The addition of only 1 or 2 members can change a very large minority group from being fallible to being infallible; likewise, the removal of a member or two reverts the majority into a fallible minority, regardless of the members added or removed. This implies that the added or removed members are themselves infallible. Since the statement is supposed to hold regardless of the members chosen, all members must be infallible, which clearly contradicts the obvious fact that all humans are fallible, and also the assumption of this premise that the minority is fallible.
jh1234l

Pro

Here are your claims and my responses:
"By the rights of the individual being compromised by group rights, I mean "tyranny of the majority" or "mob rule". It disregards reasoned arguments and possible weighed benefits and damages and considers nothing but the number of people supporting.
As an example, we may consider the censorship of minority opinions. The majority, prejudiced towards other opinions, denies the right to proclaim any other thing than what they think, with no debates or consideration of the very plausible fact that their opinion may not be infallibly true, and other opinions may be truthful as well. This claims that the majority can claim infallibility just by being the majority."

Mine:This sounds like voting, where the majority wins and the minority does not. So, if a majority of the people voted for you, then they are "censoring the minority" according to you.

"The addition of only 1 or 2 members can change a very large minority group from being fallible to being infallible; likewise, the removal of a member or two reverts the majority into a fallible minority, regardless of the members added or removed. This implies that the added or removed members are themselves infallible. Since the statement is supposed to hold regardless of the members chosen, all members must be infallible, which clearly contradicts the obvious fact that all humans are fallible, and also the assumption of this premise that the minority is fallible."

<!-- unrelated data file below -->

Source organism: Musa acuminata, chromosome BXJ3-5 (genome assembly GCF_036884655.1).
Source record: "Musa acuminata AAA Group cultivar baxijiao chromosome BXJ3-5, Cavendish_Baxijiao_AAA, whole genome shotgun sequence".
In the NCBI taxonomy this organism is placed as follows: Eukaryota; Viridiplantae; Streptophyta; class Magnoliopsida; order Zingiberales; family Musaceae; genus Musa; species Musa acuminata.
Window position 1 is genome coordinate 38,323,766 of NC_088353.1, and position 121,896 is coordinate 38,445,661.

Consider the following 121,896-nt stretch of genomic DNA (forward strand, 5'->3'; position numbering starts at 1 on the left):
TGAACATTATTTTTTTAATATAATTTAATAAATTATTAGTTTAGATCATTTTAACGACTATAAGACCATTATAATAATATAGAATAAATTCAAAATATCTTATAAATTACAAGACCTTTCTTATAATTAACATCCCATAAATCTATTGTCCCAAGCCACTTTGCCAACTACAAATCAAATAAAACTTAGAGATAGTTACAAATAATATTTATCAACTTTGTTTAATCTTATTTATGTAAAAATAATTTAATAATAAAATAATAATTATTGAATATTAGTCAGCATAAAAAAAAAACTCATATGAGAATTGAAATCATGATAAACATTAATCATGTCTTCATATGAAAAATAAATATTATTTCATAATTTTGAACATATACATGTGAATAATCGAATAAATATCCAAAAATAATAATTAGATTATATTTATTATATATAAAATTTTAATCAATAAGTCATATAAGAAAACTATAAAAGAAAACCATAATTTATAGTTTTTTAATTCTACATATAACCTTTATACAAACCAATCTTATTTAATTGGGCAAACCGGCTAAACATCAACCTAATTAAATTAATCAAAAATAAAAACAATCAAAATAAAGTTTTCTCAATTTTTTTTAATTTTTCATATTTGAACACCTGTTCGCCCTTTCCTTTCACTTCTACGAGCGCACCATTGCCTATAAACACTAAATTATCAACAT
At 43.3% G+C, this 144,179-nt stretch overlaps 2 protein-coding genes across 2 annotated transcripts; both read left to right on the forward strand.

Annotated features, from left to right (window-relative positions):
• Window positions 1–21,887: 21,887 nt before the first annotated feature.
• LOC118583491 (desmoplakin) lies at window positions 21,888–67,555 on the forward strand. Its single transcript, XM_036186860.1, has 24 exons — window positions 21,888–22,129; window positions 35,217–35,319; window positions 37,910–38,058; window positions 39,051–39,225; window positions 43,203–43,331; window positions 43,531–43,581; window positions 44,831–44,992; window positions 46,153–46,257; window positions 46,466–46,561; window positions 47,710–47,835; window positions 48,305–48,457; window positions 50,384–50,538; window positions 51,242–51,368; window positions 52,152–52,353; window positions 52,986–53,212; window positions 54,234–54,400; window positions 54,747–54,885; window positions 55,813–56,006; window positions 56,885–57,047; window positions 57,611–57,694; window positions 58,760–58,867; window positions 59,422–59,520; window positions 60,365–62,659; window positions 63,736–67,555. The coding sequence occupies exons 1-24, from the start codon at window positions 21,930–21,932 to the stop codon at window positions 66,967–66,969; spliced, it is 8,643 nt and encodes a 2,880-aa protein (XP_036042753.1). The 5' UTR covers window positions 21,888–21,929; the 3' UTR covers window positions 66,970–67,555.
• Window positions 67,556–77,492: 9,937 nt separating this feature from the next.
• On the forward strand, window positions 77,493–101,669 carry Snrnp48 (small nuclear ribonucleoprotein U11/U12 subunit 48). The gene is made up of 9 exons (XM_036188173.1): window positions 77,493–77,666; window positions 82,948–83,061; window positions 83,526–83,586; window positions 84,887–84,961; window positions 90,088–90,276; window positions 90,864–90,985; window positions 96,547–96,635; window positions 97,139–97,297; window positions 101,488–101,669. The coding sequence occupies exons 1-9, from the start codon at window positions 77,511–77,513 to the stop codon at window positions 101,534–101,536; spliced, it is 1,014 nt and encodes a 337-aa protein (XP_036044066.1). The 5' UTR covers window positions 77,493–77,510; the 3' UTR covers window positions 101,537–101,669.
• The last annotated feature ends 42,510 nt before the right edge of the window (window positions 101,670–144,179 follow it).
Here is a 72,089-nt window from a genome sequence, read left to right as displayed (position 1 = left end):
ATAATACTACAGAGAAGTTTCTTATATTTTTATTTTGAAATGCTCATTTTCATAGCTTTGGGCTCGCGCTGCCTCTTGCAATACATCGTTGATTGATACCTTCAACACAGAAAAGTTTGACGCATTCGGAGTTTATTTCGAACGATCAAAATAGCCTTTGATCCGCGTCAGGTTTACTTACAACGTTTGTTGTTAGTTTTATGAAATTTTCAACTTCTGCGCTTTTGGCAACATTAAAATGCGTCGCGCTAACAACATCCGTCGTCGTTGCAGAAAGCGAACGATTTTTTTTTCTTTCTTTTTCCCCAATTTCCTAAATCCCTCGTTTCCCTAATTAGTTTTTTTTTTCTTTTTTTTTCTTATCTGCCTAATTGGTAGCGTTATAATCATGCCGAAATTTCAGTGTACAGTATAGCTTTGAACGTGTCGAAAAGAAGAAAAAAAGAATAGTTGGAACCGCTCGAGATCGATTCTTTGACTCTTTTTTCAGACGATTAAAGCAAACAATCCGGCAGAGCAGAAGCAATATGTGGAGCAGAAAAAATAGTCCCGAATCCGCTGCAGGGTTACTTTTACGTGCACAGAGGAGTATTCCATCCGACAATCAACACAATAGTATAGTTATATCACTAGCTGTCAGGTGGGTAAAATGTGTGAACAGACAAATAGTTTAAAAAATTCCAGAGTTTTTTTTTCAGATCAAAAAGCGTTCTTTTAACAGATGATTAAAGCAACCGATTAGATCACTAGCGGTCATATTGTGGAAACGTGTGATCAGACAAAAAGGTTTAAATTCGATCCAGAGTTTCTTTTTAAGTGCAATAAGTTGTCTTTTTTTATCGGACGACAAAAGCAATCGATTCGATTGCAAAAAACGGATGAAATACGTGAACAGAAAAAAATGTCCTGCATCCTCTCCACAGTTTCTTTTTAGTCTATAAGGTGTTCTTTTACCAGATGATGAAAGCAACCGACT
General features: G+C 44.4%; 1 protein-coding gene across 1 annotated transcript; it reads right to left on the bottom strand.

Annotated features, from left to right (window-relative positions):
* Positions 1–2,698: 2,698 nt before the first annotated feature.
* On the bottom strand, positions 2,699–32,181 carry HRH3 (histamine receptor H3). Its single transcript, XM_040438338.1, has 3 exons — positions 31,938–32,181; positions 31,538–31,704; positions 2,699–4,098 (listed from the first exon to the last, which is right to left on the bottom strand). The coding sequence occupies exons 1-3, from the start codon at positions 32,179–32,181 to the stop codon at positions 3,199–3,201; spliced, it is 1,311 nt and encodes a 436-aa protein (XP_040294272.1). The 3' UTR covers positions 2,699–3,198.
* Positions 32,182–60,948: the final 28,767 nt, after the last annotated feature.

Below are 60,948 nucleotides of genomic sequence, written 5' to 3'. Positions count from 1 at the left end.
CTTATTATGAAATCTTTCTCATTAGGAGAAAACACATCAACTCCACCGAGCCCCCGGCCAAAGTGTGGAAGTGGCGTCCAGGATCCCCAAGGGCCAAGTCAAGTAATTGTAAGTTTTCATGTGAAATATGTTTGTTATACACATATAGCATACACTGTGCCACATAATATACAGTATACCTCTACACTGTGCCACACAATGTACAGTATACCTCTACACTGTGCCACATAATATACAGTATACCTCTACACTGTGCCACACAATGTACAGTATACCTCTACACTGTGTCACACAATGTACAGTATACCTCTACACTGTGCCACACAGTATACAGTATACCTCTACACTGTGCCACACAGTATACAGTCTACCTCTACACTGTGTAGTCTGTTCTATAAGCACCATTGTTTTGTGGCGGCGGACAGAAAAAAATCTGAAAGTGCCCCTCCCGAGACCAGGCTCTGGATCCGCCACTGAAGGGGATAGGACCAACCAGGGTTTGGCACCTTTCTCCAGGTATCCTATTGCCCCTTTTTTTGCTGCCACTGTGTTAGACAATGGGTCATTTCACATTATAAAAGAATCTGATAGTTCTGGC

So, in summary, you are saying that if there are two almost equal sized groups that hold different opinions are voting, one person can make the majority the minority.
This means that voting isn't very reliable, but is not related to this topic too much.

Now, let's say that all citizens in a country are a group, and the group bans people from doing certain things by writing a law. A majority supports the law, while a minority opposes it. But because the government cannot do two opposite things at once, to make more people happy, they pass the law.

Here is what you think:
The law violates individual rights
The government should go with the minority.

Which results in: less happy people
Crime is not counted as crime.
Debate Round No. 2
ideae

Con

Straw man. The mere fact that I don't support majority rule does not imply that I support minority rule. They are both collectivist ideas.